By Christine Stoddard published
I realized that my mother was unlike my classmates' mothers the first time another kid asked if she was my nanny.
From the on, I became a little spy in my own home—seeing my mother as other people did. I suddenly heard her accent. I noticed that the food she packed for me wasn't the same food my classmates ate. I became aware that in the summertime, her skin got much darker than mine.
But it wasn't until taking a standardized test in sixth grade that I understood I was biracial—at least by the American definition. The personal information section demanded that we identify our race. It was the first time I had ever explicitly been asked the question. I told my teacher that I didn't know how to answer the question—I was more than the one box specified—and almost cried when she snapped to "just pick something." Stumped by the short list, I chose "white."
I remember feeling miserable the rest of the day.
Up until I started school, I only knew that my mother was from a tiny country called El Salvador, but it was far away—and I had never visited. The only women in my day-to-day life who were from such faraway lands were nannies to my friends' families. They, like my mother, spoke languages other than English. They were also busy raising American kids—just not necessarily their own.
A lot of what I gleaned about my status as a biracial child came as a result of being bullied. Classmates mocked how my mother spoke and called me ugly. I couldn't eat rice and beans in peace. Even the other parents looked genuinely confused when they saw my family together.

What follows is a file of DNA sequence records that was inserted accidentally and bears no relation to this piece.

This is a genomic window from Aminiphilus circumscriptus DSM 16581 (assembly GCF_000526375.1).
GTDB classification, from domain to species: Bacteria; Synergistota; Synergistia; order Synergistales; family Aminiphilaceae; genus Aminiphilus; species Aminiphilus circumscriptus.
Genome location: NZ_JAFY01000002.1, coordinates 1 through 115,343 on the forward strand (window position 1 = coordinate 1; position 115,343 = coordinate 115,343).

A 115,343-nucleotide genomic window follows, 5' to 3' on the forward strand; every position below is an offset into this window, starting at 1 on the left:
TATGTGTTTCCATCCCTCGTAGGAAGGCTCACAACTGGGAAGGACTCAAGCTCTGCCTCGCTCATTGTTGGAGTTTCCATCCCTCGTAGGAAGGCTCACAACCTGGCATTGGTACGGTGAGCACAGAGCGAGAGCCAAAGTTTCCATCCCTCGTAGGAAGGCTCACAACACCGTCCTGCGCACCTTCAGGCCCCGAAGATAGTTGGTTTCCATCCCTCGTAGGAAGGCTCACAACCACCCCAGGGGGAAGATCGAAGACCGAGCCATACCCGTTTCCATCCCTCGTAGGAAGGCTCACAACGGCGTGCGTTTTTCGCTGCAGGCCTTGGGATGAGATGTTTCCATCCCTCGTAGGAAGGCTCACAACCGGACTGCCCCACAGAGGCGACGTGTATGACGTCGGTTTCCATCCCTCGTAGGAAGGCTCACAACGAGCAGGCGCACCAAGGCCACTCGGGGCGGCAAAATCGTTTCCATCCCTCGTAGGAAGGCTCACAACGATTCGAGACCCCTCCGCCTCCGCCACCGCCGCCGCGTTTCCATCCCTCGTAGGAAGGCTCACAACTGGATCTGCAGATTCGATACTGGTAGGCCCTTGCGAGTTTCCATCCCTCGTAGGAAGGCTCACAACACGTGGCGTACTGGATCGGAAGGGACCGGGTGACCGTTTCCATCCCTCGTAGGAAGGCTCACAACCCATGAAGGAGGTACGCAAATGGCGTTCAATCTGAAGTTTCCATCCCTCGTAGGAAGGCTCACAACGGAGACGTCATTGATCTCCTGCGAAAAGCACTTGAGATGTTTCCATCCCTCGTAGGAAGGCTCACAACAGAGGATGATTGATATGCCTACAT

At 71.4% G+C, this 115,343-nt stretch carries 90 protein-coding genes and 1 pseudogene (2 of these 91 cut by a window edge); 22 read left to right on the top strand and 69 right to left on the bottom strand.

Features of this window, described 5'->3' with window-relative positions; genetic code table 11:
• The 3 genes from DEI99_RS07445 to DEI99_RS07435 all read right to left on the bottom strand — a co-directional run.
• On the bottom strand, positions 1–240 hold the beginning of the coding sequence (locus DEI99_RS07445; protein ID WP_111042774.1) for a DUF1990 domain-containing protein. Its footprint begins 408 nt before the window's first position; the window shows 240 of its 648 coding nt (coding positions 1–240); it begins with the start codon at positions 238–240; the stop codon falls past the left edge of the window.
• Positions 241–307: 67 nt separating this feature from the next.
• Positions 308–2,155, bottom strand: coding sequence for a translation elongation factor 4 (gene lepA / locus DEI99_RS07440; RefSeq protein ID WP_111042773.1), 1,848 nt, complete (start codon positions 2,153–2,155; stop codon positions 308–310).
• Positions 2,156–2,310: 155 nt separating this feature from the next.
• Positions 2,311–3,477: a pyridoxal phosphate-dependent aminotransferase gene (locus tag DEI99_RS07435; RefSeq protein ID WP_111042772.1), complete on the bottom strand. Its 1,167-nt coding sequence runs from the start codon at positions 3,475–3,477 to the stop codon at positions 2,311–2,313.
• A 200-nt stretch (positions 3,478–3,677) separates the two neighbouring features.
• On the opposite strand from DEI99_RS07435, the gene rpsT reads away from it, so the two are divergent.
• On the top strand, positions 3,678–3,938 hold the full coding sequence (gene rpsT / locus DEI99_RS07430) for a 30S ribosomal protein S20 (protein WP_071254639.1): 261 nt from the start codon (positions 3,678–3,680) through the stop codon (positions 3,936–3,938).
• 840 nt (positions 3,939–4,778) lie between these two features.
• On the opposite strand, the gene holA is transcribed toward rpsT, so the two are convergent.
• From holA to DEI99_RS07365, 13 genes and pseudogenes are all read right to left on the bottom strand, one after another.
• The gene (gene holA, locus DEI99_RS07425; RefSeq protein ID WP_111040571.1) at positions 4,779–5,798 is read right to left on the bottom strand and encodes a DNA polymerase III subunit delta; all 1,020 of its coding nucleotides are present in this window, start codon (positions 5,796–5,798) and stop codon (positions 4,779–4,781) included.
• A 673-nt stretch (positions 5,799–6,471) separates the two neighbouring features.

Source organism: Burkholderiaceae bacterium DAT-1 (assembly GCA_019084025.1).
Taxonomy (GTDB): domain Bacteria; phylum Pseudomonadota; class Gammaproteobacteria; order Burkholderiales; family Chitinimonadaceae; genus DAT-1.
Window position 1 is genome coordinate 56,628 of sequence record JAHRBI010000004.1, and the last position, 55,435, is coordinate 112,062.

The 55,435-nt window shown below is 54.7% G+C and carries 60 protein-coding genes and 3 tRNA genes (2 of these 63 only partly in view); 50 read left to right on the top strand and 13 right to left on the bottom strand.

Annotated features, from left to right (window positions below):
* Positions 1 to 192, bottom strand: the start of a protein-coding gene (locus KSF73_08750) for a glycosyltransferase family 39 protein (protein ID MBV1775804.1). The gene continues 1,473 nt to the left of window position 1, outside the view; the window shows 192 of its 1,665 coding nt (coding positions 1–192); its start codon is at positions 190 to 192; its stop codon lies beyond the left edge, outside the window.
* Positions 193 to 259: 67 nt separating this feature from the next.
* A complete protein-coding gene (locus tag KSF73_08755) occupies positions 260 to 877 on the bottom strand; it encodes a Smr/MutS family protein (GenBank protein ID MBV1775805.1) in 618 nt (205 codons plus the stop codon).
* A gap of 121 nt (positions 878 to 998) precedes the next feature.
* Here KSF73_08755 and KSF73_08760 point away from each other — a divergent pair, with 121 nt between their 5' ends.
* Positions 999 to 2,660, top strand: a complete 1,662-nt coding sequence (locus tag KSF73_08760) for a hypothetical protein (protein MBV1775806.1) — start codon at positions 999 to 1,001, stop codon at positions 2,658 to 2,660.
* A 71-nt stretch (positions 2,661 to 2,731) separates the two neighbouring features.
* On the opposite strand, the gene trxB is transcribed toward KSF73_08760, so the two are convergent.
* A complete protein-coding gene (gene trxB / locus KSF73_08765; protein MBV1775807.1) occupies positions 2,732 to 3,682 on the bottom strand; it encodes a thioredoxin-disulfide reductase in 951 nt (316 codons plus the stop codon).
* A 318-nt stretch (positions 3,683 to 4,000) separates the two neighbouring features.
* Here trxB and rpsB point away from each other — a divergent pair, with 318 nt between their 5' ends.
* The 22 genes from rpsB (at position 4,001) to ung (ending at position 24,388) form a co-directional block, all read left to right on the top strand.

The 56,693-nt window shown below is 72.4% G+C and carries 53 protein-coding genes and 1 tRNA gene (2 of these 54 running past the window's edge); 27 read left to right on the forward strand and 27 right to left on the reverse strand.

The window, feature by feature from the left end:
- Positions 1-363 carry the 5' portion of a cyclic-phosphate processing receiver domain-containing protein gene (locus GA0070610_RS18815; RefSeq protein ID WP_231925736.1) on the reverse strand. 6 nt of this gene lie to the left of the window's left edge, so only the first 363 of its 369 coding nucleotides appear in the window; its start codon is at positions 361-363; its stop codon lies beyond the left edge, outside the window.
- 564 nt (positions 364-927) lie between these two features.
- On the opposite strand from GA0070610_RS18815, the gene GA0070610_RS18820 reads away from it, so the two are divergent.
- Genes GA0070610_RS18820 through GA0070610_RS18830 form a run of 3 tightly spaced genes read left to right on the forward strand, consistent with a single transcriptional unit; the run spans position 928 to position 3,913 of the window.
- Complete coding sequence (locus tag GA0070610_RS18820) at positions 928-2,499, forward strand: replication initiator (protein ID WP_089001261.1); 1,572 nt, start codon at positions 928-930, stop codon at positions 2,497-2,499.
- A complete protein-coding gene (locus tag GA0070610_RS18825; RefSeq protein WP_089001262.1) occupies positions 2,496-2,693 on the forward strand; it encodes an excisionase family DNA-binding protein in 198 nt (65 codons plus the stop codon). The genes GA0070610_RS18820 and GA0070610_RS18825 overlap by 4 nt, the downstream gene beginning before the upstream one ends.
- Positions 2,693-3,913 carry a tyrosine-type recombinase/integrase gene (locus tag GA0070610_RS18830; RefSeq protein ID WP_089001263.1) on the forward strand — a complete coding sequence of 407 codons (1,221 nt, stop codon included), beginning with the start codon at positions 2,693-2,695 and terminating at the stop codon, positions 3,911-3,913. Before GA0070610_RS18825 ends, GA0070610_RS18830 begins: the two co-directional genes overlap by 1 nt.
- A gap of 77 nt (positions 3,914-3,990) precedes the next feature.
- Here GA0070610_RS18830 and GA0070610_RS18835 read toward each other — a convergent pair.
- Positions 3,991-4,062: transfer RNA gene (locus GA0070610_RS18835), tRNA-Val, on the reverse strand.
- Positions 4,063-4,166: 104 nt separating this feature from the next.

My sisters and I all have different hair textures and none of us have quite the same skin tone. I'm a light olive complexion with big, voluptuous curls. The youngest has fine hair and a pale, freckled complexion. The middle one is somewhere in between. I grew accustomed to hearing that none of us "look related" and utter surprise that my parents were my parents. Even though most of my classmates' parents were well-educated and had high-power jobs, they seemed to conveniently forget Biology 101's lessons on dominant and recessive genes.
Acceptance into Latino communities wasn't so easily won, either. My family befriended Latin families from other neighborhoods, but we didn't have the luxury of living down the street from them. Some Latinos genuinely didn't seem to know how to treat my white father—a tall, blue-eyed Anglo-American—with anything other than suspicion.
Belonging has been a lifelong battle. I am not a Latina mestiza and I am not a white American. I am both, all at once, always. I see the world from both perspectives, politically, socially, and culturally.
The problem is that, even in today's world, so many people don't allow me to be both. They demand that I choose. If I don't, the answer will be chosen for me. I'm assigned a race and all of the cultural baggage that comes with it.
If I deviate from their stereotypes and preconceived notions, people act like I've betrayed them. I am not their token and that bothers them. They cannot believe that I'm not "more Latina" or "more white."
Though I am tired, I am proud. I have a blended heritage that has shaped my experiences. And so I will continue to be myself—a happy, unique individual who subverts expectations and lives according to her own will. As a Latina American, after all, being strong and resilient is the most authentic thing I can do.
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